Arizona elegans
Glossy Snake

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Other Names: Faded Snake, Arizona Snake, Elegant Bull Snake, Slender Gopher Snake, Sand Snake
Subspecies: Kansas Glossy Snake Arizona elegans elegans - Dark-blotched form. Body blotches average 53 (39-69). Ventral scales usually average 206 (197-219) in males, 216 (208-227) in females. Has 29-31 dorsal scale rows at midbody.
Painted Desert Glossy Snake Arizona elegans philipi - Body blotches more numerous than in Kansas subspecies: average 64 (53-80). Ventral scales average 195 (183-202) in males, 204 (192-211) in females. Usually has 27 or fewer (not over 29) dorsal scale rows.
Description: A medium-sized (up to 1,055 mm or 42" in total length) snake with numerous dark-edged, tan, golden brown, or olive-gray blotches on a tan, light cream, pinkish, or gray background. The belly is plain pale gray. Coloration often varies in relation to the color of the soil in a snake's native habitat. Glossy Snakes have countersunk lower jaws, a single anal scale and two prefrontal scales.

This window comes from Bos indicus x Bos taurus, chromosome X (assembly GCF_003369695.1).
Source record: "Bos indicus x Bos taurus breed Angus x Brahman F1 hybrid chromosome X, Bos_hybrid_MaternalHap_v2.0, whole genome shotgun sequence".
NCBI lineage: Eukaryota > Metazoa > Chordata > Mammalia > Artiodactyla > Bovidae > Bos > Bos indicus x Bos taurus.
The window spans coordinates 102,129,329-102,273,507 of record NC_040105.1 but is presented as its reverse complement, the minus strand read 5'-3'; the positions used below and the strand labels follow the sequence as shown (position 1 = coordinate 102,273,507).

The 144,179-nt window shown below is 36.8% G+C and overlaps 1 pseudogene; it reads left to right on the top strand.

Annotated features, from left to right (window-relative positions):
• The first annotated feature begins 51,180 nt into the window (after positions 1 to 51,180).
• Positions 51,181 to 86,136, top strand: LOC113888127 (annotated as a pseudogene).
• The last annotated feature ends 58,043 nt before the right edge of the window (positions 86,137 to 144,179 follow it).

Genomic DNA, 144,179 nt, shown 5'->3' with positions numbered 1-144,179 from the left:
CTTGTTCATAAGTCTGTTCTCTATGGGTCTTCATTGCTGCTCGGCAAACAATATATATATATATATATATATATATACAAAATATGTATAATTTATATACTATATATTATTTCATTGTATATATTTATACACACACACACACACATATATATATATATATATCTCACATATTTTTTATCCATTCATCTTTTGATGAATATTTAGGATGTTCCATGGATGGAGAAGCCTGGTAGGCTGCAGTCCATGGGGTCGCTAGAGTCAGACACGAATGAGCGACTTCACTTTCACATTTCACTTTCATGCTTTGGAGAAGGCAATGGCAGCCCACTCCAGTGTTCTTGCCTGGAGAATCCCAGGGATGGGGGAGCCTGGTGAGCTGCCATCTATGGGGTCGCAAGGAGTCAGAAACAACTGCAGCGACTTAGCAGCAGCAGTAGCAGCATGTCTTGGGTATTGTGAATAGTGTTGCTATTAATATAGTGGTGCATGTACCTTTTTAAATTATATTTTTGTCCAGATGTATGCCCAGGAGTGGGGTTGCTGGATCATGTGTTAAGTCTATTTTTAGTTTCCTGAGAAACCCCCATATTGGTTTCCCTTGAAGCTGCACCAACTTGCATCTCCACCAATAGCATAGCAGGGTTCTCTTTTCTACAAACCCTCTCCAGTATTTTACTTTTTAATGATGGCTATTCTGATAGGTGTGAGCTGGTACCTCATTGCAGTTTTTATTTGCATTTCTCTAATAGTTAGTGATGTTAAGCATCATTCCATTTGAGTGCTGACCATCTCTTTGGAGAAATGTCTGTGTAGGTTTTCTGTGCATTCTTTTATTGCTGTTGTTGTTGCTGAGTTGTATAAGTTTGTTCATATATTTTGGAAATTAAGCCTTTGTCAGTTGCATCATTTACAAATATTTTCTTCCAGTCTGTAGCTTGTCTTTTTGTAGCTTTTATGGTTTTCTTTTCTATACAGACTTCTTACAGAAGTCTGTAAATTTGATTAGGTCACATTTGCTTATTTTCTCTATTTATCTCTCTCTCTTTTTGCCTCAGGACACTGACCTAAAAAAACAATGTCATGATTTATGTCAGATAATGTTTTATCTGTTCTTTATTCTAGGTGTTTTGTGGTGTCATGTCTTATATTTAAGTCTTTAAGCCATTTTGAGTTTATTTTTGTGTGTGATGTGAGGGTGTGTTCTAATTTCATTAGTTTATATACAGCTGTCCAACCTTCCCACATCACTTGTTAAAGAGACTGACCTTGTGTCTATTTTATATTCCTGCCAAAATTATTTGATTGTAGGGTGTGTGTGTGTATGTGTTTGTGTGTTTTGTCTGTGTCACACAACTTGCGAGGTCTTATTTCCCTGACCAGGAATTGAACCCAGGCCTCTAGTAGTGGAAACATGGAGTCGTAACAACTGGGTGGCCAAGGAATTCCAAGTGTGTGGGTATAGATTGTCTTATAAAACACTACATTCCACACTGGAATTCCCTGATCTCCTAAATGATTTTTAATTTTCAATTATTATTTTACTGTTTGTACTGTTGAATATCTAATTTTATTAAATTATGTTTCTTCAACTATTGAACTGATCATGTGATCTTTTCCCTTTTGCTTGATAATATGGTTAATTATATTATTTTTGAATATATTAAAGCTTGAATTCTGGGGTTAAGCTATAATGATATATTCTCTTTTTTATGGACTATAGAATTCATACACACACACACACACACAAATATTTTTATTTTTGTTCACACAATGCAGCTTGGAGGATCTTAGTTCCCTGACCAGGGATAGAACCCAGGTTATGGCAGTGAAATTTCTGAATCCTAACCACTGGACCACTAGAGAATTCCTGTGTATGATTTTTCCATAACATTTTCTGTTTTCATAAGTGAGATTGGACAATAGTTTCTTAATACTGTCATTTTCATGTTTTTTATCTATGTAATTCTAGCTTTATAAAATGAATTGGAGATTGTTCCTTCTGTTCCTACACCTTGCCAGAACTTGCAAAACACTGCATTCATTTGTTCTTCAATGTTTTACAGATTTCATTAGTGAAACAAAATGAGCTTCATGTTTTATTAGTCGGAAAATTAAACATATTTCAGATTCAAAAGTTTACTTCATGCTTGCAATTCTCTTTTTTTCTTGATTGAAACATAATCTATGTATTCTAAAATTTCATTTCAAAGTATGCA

Similar Species: This snake's smooth and shiny scales distinguish it from the similar looking Gophersnake which has keeled dorsal scales. The similar looking Nightsnake has vertically elliptical pupils. Great Plains Rat Snake lacks inset lower jaw and has divided anal scale.
Venom: None
Habitat: Semi-arid grasslands
Behavior: Mainly nocturnal, sometimes found during cool mornings or afternoons
Hibernation: Probably hibernate in rodent burrows, may be active on warm (50-60 degrees) days. I encountered one crossing a road on December 16.
Reproduction: Glossy snakes are oviparous. Adults breed in the late spring and early summer. Clutches average from 10 to 20 eggs. The eggs hatch in early summer and the newly hatched young are approximately 25 cm (9.8 in) in total length.
Diet: Mainly lizards, occasionally mice